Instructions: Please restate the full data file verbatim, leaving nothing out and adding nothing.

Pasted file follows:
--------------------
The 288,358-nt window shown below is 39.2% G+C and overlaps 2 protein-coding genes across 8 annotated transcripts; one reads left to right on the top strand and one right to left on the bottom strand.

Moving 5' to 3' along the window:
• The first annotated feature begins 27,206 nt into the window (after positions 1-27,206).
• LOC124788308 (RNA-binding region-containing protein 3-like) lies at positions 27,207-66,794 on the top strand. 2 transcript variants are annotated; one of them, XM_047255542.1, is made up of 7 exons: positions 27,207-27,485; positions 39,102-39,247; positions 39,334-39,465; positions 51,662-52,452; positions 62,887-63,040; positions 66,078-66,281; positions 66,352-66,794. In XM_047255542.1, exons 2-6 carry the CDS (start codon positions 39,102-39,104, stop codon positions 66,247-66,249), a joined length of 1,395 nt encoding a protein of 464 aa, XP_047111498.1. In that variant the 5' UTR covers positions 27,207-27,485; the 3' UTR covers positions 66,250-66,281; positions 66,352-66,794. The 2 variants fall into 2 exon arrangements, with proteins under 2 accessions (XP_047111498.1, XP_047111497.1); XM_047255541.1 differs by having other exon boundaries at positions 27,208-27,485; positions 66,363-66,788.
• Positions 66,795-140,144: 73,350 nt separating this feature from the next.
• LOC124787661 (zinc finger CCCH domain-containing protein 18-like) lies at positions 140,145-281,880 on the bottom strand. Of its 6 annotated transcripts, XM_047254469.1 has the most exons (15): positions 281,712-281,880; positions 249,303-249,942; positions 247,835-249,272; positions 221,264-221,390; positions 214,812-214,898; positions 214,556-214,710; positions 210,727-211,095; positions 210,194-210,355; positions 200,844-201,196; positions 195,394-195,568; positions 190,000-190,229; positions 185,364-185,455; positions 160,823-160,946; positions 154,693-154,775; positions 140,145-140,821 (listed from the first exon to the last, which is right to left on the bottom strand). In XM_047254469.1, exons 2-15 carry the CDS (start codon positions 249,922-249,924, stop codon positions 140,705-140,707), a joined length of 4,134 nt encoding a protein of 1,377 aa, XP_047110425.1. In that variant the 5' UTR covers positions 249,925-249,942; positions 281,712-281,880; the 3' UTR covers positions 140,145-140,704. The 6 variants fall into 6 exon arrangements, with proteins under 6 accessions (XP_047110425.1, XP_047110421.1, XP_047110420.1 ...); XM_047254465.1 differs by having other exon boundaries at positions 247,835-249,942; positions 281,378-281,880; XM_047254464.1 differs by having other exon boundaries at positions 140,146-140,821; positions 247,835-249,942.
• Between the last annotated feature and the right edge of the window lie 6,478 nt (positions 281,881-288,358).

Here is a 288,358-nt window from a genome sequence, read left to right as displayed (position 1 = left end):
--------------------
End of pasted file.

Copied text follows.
The 288,358-nt window shown below is 39.2% G+C and overlaps 2 protein-coding genes across 8 annotated transcripts; one reads left to right on the top strand and one right to left on the bottom strand.

Moving 5' to 3' along the window:
• The first annotated feature begins 27,206 nt into the window (after positions 1-27,206).
• LOC124788308 (RNA-binding region-containing protein 3-like) lies at positions 27,207-66,794 on the top strand. 2 transcript variants are annotated; one of them, XM_047255542.1, is made up of 7 exons: positions 27,207-27,485; positions 39,102-39,247; positions 39,334-39,465; positions 51,662-52,452; positions 62,887-63,040; positions 66,078-66,281; positions 66,352-66,794. In XM_047255542.1, exons 2-6 carry the CDS (start codon positions 39,102-39,104, stop codon positions 66,247-66,249), a joined length of 1,395 nt encoding a protein of 464 aa, XP_047111498.1. In that variant the 5' UTR covers positions 27,207-27,485; the 3' UTR covers positions 66,250-66,281; positions 66,352-66,794. The 2 variants fall into 2 exon arrangements, with proteins under 2 accessions (XP_047111498.1, XP_047111497.1); XM_047255541.1 differs by having other exon boundaries at positions 27,208-27,485; positions 66,363-66,788.
• Positions 66,795-140,144: 73,350 nt separating this feature from the next.
• LOC124787661 (zinc finger CCCH domain-containing protein 18-like) lies at positions 140,145-281,880 on the bottom strand. Of its 6 annotated transcripts, XM_047254469.1 has the most exons (15): positions 281,712-281,880; positions 249,303-249,942; positions 247,835-249,272; positions 221,264-221,390; positions 214,812-214,898; positions 214,556-214,710; positions 210,727-211,095; positions 210,194-210,355; positions 200,844-201,196; positions 195,394-195,568; positions 190,000-190,229; positions 185,364-185,455; positions 160,823-160,946; positions 154,693-154,775; positions 140,145-140,821 (listed from the first exon to the last, which is right to left on the bottom strand). In XM_047254469.1, exons 2-15 carry the CDS (start codon positions 249,922-249,924, stop codon positions 140,705-140,707), a joined length of 4,134 nt encoding a protein of 1,377 aa, XP_047110425.1. In that variant the 5' UTR covers positions 249,925-249,942; positions 281,712-281,880; the 3' UTR covers positions 140,145-140,704. The 6 variants fall into 6 exon arrangements, with proteins under 6 accessions (XP_047110425.1, XP_047110421.1, XP_047110420.1 ...); XM_047254465.1 differs by having other exon boundaries at positions 247,835-249,942; positions 281,378-281,880; XM_047254464.1 differs by having other exon boundaries at positions 140,146-140,821; positions 247,835-249,942.
• Between the last annotated feature and the right edge of the window lie 6,478 nt (positions 281,881-288,358).

Here is a 288,358-nt window from a genome sequence, read left to right as displayed (position 1 = left end):